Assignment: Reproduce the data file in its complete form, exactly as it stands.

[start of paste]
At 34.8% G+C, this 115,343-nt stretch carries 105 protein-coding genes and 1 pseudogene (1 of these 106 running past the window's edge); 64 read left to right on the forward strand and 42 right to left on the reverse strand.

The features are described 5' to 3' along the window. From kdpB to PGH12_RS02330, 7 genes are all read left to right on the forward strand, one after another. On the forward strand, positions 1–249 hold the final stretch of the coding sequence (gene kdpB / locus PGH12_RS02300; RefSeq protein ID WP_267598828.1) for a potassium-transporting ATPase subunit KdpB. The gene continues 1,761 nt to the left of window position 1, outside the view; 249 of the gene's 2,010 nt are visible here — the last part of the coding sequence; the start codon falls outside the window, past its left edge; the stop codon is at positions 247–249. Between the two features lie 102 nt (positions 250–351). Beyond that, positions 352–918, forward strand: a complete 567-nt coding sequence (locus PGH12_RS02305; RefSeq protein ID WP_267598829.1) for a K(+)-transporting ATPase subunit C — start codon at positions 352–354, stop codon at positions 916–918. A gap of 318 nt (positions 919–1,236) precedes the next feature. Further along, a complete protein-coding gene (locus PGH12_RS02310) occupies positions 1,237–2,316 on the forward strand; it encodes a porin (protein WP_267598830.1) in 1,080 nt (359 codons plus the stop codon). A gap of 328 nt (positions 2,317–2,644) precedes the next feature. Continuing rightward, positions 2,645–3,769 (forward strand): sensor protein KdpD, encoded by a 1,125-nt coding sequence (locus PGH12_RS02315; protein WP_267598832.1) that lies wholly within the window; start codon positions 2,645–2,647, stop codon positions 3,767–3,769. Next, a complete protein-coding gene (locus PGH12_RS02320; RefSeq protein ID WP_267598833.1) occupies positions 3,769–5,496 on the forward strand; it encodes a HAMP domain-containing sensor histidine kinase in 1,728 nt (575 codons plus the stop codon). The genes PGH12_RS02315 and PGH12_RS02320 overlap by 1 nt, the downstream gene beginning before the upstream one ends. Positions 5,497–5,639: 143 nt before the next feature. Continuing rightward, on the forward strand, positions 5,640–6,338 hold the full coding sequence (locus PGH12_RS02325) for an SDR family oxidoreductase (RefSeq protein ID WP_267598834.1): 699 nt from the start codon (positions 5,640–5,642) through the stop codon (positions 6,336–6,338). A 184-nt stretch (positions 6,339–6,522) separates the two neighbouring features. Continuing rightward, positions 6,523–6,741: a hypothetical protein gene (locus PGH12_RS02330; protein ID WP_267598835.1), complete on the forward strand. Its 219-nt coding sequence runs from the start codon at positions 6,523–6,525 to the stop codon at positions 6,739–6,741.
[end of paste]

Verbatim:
At 34.8% G+C, this 115,343-nt stretch carries 105 protein-coding genes and 1 pseudogene (1 of these 106 running past the window's edge); 64 read left to right on the forward strand and 42 right to left on the reverse strand.

The features are described 5' to 3' along the window. From kdpB to PGH12_RS02330, 7 genes are all read left to right on the forward strand, one after another. On the forward strand, positions 1–249 hold the final stretch of the coding sequence (gene kdpB / locus PGH12_RS02300; RefSeq protein ID WP_267598828.1) for a potassium-transporting ATPase subunit KdpB. The gene continues 1,761 nt to the left of window position 1, outside the view; 249 of the gene's 2,010 nt are visible here — the last part of the coding sequence; the start codon falls outside the window, past its left edge; the stop codon is at positions 247–249. Between the two features lie 102 nt (positions 250–351). Beyond that, positions 352–918, forward strand: a complete 567-nt coding sequence (locus PGH12_RS02305; RefSeq protein ID WP_267598829.1) for a K(+)-transporting ATPase subunit C — start codon at positions 352–354, stop codon at positions 916–918. A gap of 318 nt (positions 919–1,236) precedes the next feature. Further along, a complete protein-coding gene (locus PGH12_RS02310) occupies positions 1,237–2,316 on the forward strand; it encodes a porin (protein WP_267598830.1) in 1,080 nt (359 codons plus the stop codon). A gap of 328 nt (positions 2,317–2,644) precedes the next feature. Continuing rightward, positions 2,645–3,769 (forward strand): sensor protein KdpD, encoded by a 1,125-nt coding sequence (locus PGH12_RS02315; protein WP_267598832.1) that lies wholly within the window; start codon positions 2,645–2,647, stop codon positions 3,767–3,769. Next, a complete protein-coding gene (locus PGH12_RS02320; RefSeq protein ID WP_267598833.1) occupies positions 3,769–5,496 on the forward strand; it encodes a HAMP domain-containing sensor histidine kinase in 1,728 nt (575 codons plus the stop codon). The genes PGH12_RS02315 and PGH12_RS02320 overlap by 1 nt, the downstream gene beginning before the upstream one ends. Positions 5,497–5,639: 143 nt before the next feature. Continuing rightward, on the forward strand, positions 5,640–6,338 hold the full coding sequence (locus PGH12_RS02325) for an SDR family oxidoreductase (RefSeq protein ID WP_267598834.1): 699 nt from the start codon (positions 5,640–5,642) through the stop codon (positions 6,336–6,338). A 184-nt stretch (positions 6,339–6,522) separates the two neighbouring features. Continuing rightward, positions 6,523–6,741: a hypothetical protein gene (locus PGH12_RS02330; protein ID WP_267598835.1), complete on the forward strand. Its 219-nt coding sequence runs from the start codon at positions 6,523–6,525 to the stop codon at positions 6,739–6,741.